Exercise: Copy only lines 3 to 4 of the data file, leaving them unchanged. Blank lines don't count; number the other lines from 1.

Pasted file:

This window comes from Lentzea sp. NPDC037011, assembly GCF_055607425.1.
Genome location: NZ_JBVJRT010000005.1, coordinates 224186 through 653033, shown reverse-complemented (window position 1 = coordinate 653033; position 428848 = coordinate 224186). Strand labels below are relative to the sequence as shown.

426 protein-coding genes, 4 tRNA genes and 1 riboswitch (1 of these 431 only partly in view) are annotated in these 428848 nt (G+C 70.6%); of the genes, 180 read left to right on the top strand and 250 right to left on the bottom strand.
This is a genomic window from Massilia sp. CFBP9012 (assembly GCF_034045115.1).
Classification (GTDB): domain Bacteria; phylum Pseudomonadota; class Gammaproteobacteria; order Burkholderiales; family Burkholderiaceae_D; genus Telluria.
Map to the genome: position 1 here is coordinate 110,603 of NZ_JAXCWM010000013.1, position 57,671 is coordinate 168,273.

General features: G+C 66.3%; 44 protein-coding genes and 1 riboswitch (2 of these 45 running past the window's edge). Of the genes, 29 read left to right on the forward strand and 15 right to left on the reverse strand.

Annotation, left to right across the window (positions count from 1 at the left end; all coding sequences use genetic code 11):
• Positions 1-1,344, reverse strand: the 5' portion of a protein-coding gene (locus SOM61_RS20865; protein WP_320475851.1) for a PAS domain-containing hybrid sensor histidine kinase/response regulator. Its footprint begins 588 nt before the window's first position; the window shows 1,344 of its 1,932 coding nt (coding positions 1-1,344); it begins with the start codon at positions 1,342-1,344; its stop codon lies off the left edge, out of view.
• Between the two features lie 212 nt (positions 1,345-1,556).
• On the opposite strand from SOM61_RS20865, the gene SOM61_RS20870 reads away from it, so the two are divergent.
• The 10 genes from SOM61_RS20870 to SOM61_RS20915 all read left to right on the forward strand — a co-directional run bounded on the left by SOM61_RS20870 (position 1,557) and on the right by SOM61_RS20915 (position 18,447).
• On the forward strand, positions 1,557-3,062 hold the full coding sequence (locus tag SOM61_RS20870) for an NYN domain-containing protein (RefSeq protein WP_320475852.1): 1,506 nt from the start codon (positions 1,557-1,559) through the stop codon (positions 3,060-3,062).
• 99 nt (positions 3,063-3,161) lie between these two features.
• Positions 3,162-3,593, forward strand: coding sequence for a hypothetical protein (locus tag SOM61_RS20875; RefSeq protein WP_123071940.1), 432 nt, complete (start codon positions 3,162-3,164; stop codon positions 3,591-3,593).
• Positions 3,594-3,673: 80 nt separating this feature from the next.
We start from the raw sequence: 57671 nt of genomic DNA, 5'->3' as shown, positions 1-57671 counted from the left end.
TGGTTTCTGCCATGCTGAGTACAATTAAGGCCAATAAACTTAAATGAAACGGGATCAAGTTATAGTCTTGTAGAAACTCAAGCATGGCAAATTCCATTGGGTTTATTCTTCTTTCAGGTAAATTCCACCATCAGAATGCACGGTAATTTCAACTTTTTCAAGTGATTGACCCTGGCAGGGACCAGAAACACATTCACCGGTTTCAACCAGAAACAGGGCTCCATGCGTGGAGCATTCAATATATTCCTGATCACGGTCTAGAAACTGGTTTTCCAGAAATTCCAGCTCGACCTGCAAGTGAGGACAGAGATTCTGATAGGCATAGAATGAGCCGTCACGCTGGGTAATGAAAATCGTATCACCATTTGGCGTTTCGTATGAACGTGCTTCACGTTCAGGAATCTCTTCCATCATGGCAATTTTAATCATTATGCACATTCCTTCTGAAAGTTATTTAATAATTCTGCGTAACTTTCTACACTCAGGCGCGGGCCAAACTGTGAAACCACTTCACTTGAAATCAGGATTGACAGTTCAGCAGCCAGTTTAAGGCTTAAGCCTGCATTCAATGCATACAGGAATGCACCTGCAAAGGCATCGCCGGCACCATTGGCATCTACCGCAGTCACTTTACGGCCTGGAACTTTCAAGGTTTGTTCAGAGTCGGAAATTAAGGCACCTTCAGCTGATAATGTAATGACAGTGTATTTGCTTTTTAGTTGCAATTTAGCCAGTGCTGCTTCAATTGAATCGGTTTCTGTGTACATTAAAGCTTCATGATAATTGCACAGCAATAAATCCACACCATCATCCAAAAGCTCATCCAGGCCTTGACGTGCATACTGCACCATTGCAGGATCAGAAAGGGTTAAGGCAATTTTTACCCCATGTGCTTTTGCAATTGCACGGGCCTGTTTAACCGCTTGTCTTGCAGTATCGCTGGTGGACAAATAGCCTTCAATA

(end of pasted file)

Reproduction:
426 protein-coding genes, 4 tRNA genes and 1 riboswitch (1 of these 431 only partly in view) are annotated in these 428848 nt (G+C 70.6%); of the genes, 180 read left to right on the top strand and 250 right to left on the bottom strand.
This is a genomic window from Massilia sp. CFBP9012 (assembly GCF_034045115.1).